15. Was Fr Chavara the first playwright?
Yes, he was. The first Indian drama is Neeldarpan, written in Bengali by Deenbandhu Mishra on the miseries of the indigo cultivators. It was published in 1860. The first Malayalam play is considered Abhinjana Shakuntalam, translated into Malayalam by Kerala Verma Valiakovil Thampuran in 1882. Decades before that, Fr Chavara had written as many as 10 eclogues or liturgical dramas. Unlike in the case of Abhinjana Shakuntalam, which was staged several decades later, the eclogues were staged by the students of Fr Chavara’s seminary. So, he can be considered the father of Malayalam drama.

16. Why are Fr Chavara’s teachings famous?

His teachings are based on practical knowledge. He advised people against entering into marital relations with people who are irreligious. He had the foresight to warn parents against sending their children to relatives’ homes for stay. He said the parents should ensure that they did not return with unclean mind and body.

17. Was Fr Chavara’s Anasthasyayude Raktasakshithvam (The Martyrdom of Anasthasya) the first khandakavyam (a short poetic work) in Malayalam?
The first complete short poem in Malayalam was considered to be A.R. Rajaraja Varma’s Malayavilasam, written in 1895. Fr Chavara’s Anasthasya’s Martyrdom appeared three decades before in 1862. I have read parts of the poem and they are exceptionally good. The language is simple and lyrical. True, I am not competent to judge the poem but those who have read it like Sooranattu Kunjan Pillai, Sachidanandan, Guru Nityachaitanyati and Dr P.V. Velayudhan Pillai are ready to concede the point that the work is comparable to Kumaran Asan’s Karuna, Vallathol’s Magdalana Mariam and Ulloor’s Pingala. Let me make bold to say that he was the father of Malayalam short poems.

18. Was Fr Chavara a single-book wonder?
No, he wrote several books, both in prose and poetry. His longest poetical work is Atmanutapam which, too, I found very appealing. He is one of the first major prose writers of Malayalam. It can be inferred from his writing that he tried to liberate Malayalam from the excessive influence of Sanskrit. He also ensured that the books reached the masses.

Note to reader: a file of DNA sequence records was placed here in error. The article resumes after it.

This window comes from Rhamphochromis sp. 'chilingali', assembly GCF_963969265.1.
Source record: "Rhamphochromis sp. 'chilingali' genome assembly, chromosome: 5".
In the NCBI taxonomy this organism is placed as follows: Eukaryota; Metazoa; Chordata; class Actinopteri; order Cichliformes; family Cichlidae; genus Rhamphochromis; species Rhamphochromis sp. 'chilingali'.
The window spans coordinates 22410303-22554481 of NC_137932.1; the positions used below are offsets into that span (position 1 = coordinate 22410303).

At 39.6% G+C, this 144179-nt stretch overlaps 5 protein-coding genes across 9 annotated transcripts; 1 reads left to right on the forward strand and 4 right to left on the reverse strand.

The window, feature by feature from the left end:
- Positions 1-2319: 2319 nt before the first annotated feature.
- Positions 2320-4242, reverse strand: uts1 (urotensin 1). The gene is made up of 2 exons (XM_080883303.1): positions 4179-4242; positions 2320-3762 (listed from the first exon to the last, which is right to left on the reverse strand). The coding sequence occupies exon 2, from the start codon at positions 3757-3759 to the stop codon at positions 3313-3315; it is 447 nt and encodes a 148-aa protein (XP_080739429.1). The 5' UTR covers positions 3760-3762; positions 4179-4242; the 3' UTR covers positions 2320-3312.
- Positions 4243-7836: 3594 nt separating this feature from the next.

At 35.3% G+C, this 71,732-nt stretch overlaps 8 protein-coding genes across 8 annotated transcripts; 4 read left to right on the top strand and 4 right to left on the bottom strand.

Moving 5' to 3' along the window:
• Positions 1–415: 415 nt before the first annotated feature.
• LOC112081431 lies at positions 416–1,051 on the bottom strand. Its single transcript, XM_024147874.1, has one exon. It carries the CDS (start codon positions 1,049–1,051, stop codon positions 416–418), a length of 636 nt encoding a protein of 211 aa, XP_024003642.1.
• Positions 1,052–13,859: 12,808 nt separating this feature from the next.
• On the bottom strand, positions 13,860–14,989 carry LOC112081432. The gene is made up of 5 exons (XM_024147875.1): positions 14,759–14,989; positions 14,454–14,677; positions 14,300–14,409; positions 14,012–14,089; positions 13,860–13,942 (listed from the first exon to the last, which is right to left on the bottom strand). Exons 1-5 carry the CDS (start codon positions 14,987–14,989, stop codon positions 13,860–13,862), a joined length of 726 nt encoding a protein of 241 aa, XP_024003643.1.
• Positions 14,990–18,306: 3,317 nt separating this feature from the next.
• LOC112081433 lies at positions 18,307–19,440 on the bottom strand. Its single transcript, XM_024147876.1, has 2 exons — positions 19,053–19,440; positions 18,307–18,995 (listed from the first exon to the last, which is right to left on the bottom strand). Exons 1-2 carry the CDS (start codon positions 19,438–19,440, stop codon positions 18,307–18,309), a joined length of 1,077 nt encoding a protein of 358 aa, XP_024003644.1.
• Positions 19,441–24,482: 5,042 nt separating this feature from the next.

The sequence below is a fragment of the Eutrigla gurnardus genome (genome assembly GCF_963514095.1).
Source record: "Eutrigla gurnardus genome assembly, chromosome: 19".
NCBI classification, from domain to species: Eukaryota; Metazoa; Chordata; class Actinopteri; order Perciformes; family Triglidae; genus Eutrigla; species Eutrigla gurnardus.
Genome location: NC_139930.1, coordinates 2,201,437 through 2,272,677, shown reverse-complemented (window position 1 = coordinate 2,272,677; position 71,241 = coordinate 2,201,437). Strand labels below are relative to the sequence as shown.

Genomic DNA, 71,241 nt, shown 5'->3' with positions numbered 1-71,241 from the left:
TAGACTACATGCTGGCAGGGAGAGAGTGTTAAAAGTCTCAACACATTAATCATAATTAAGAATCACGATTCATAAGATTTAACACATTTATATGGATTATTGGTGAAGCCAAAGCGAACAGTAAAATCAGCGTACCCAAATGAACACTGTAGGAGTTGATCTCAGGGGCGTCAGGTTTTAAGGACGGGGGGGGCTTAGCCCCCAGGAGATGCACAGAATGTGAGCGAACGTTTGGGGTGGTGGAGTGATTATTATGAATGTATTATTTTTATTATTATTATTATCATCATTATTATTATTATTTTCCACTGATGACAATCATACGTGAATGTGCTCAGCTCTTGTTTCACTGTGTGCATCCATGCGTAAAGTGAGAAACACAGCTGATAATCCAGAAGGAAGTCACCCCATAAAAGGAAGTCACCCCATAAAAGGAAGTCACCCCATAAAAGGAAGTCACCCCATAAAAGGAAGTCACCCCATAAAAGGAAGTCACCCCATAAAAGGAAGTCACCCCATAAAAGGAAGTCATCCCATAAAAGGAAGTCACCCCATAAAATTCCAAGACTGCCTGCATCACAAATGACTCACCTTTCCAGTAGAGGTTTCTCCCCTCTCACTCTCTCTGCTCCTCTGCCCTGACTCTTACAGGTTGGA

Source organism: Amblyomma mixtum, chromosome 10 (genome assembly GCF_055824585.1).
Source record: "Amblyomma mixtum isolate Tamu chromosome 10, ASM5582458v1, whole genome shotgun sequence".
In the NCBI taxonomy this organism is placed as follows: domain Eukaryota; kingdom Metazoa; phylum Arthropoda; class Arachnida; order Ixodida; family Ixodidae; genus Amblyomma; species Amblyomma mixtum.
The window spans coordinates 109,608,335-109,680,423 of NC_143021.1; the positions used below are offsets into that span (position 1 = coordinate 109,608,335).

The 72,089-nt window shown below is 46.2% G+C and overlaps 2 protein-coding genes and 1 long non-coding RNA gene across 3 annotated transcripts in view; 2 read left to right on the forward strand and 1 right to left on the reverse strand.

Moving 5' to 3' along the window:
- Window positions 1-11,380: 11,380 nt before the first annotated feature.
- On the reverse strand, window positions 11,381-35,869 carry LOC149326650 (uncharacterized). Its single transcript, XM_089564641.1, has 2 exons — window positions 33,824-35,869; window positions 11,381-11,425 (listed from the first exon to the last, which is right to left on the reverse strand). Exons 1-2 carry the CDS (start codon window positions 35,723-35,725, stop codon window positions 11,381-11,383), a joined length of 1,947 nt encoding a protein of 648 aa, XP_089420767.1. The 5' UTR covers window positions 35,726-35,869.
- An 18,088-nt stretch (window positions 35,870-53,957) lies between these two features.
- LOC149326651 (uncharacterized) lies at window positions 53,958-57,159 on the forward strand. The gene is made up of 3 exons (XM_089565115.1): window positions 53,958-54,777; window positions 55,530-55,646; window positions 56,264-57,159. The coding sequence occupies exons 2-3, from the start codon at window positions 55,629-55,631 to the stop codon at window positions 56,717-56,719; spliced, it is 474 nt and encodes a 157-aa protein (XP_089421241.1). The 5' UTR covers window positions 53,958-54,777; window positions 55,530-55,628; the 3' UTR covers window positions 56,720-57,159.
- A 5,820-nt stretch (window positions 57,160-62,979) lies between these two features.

19. Was Fr Chavara a multi-linguist?
Yes, he knew Malayalam, Tamil, Sanskrit and Latin. Towards the end of his life, he also learnt Portuguese. One regret he had was that he could not learn Spanish, the language in which Saint Teresa of Avila communicated with God.

20. Who was the first Indian to be beatified?
Fr Chavara was the first to be beatified. Yet, he was overtaken by Saint Alphonsa, who had given a moving account of how Fr Chavara intervened in her life and saved her from the rigours of an illness. He was the first priest in whose honour the Indian Postal Department released a stamp. It was President R.Venkataraman who released the stamp and the first-day cover in 1987.

21. What is Prior mango?
It is a variety of mango which Fr Chavara popularised. It is now named after the priest who was endearingly called “Prior”. Incidentally, William Carey had a species of tree named after him.
All this makes Fr Chavara a unique personality. Yet, he has not received the recognition and attention his memory deserves. I am glad that more and more people will come forward to recognise him as a cultural leader of Kerala. Prof Omchery NN Pillai has declared that his picture will be unveiled at Kerala Club. The Kerala Sahitya Akademi has his portrait at its Thrisoor office.
My wife and I had the unique honour of holding in our hands two sacred remains of Fr Chavara, a small casket containing a piece of his hair and a piece of lead on which his name was written when his body was interred. I am really glad that I got a forum like the Kerala Club to pay tribute to one of India’s greatest reformers who should be ranked along with Rajaram Mohun Roy, Sri Narayana Guru, Ayyankali and Jyotirao Phule.

(We thank Mr. A J Philip for his kind gesture for allowing us to reproduce this article. The writer can be reached at ajphilip@gmail.com)